If someone saying “take a deep breath and count to 10” makes you want to punch them in the face, we forgive you. But it could be a sign you’re feeling fraught and a bit anxious. As annoying as it is unhelpful, it rings true when it comes to lowering stress levels—there’s proof.
One of the techniques used in mindfulness, even if you can’t get on board with the “empty your head for 10 minutes” technique, a few deep and meaningful inhalations could be enough to quiet those frantic thoughts sending you into a spin and getting your heart racing.
It even works on marines. Not ones for shirking stressors and aggressors, a group of platoons undertook eight weeks of MMFT (aka mindfulness-based mind fitness training) and found that their mental resilience was enhanced after practicing mindfulness and breathing techniques on completion of a grueling training session.
Seriously, breathing properly makes a difference
“Deep breathing from the diaphragm is a great way to reduce anxiety because it decreases cortisol levels (the stress hormone), sending a message to your brain to calm down and relax,” explains Tara Swart, MD, PhD, neuroscientist and leadership coach. “It also increases the oxygen flow to your brain, which will help you think clearer.”
It’s why you’ll find breathing exercises cropping up in everything from meditation to stretching and boxing. Yes, even some punch-out classes like Yogabox are incorporating a few minutes dedicated to deep breathing to help lower those stress levels and allow your heart rate to return back to a normal state before you re-enter the big bad world.
“The process allows you to increase [the] oxygen levels inside your lungs and allows your heart rate to drop by 20% to 40%,” says Koroush Nikpour-Valiseh, head of weight lifting and fitness manager at Everyone Active. “This will allow you to concentrate and enjoy a better state of mind.” Think of it as a stretch for your brain, minus the need for a foam roller.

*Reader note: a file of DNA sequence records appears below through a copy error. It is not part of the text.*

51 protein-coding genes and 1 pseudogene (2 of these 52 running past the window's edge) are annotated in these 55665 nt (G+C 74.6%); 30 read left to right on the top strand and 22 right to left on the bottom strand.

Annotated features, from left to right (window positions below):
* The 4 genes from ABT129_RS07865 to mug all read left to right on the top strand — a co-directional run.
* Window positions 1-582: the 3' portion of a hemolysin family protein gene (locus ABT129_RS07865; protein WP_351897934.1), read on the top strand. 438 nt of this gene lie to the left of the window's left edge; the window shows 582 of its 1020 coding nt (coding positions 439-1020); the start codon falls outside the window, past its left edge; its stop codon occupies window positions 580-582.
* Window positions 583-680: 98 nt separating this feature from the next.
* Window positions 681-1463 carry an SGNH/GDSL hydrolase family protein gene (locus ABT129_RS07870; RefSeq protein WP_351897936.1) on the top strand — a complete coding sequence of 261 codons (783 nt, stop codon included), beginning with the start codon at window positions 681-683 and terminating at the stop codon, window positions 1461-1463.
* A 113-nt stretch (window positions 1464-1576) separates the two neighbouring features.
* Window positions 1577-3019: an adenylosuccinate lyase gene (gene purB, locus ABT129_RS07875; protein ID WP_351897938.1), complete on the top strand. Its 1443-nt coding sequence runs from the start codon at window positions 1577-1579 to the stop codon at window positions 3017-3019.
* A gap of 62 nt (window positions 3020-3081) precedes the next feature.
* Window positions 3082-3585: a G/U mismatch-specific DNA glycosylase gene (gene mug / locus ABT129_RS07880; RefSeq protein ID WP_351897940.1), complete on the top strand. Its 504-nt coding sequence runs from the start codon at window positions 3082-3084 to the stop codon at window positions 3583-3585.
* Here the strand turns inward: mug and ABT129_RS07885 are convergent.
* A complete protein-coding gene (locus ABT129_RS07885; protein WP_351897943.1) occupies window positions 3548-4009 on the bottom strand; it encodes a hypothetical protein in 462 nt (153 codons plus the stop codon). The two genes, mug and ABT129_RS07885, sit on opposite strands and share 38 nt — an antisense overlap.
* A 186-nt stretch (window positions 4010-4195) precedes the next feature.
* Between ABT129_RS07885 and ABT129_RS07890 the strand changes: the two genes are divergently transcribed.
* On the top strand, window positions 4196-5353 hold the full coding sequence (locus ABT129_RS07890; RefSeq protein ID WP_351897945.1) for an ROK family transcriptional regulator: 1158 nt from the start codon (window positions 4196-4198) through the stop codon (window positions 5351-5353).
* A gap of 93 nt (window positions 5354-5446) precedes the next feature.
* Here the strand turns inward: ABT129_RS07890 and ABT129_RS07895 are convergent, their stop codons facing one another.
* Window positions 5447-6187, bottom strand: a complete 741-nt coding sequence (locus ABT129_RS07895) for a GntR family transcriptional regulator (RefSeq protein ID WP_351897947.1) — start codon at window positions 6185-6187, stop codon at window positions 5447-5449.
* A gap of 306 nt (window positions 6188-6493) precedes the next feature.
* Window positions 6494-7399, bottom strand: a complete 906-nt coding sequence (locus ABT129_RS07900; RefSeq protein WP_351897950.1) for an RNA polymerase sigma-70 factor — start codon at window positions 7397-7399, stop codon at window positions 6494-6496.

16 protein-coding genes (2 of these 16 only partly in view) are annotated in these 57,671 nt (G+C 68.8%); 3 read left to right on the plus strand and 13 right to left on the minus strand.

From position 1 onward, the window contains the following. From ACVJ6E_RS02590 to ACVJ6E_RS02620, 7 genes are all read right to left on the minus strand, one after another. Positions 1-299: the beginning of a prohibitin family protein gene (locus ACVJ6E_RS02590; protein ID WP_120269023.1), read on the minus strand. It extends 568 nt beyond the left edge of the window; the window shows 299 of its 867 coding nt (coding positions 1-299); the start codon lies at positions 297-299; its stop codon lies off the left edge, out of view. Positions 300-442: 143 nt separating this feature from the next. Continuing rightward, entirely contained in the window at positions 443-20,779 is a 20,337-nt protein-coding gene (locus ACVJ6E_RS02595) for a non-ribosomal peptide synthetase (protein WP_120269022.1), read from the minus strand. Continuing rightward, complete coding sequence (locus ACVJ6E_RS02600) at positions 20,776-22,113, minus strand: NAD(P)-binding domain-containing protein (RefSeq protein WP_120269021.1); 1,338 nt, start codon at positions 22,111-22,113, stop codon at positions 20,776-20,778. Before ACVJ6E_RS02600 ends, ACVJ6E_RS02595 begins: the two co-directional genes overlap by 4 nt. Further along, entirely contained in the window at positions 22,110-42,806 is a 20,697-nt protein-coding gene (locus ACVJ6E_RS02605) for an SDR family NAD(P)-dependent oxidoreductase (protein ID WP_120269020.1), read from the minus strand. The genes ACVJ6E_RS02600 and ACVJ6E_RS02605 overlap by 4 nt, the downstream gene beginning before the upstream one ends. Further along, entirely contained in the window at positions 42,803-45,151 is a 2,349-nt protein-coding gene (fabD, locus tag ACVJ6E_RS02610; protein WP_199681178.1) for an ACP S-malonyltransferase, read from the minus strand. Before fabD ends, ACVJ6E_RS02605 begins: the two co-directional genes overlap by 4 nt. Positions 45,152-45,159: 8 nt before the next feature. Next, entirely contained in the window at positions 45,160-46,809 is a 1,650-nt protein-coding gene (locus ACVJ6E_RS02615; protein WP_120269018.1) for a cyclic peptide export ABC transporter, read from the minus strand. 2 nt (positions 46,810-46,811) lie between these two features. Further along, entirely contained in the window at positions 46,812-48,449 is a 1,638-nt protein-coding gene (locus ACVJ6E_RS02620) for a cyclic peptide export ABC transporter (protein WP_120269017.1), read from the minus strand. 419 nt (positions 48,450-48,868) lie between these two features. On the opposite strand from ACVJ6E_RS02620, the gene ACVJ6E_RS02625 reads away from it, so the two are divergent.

how much and how often?
Obviously, we’re constantly breathing, but it’s more of a controlled, focused breath you need to engage in if you want to reap the rewards. “Incorporating an exercise involving steady breathing into your regimen weekly, or getting into the habit of doing short 15-minute exercises a day will help with relaxation and controlling anxiety,” continues Nikpour-Valiseh.
The trick is to maximize the oxygen and minimize the CO2 in your lungs, as it’s having too much carbon dioxide in them that triggers shortness of breath, and that shortness of breath can lead to panic attack–style symptoms. It often comes from taking quick, shallow breaths.
You can do it anywhere
The best bit about these de-stressing breathing exercises is that you can do them anywhere and at any time. Handy if your boss has just mind dumped on you and expects you to put the pieces back together.
Long, deep breaths are the best place to begin. At your desk, making a cup of coffee, in the returns line at Topshop when you see your lunch break disappearing into a black void, turn your focus to your lungs and start to rebalance your breathing.
“Breathe in for the same count as breathing out,” advises Swart. “Start with four or six counts, and increase it to eight. Just a few deep breaths can have a noticeable effect.” You can’t OD on this one, so come back to it as many times as you need to throughout the day.
The more advanced you get in your breathing, the more you can up the ante. Holding your breath is great for rebalancing CO2 levels—especially useful if you feel like you might hyperventilate. Count to 10 or until seven heartbeats have passed, and that’s enough. Exhale, and then repeat until you feel cool, calm and collected. If you start going red in the face, you’re holding for too long.
If you’re feeling super confident and more in need of an energy boost than a stress buster, try this yogi favorite. Hold your thumb over your right nostril, and inhale deeply through the left nostril. Once you’ve inhaled and your lungs are full, block the left nostril and exhale through the right. Continue up to 10 times, but do it sitting down, just in case you get a touch light-headed. Some fans of this technique say it’s as good as a caffeine hit to give you that buzz.
Want to learn more? Dive into one of the breathing books below.
This post originally appeared on Byrdie UK.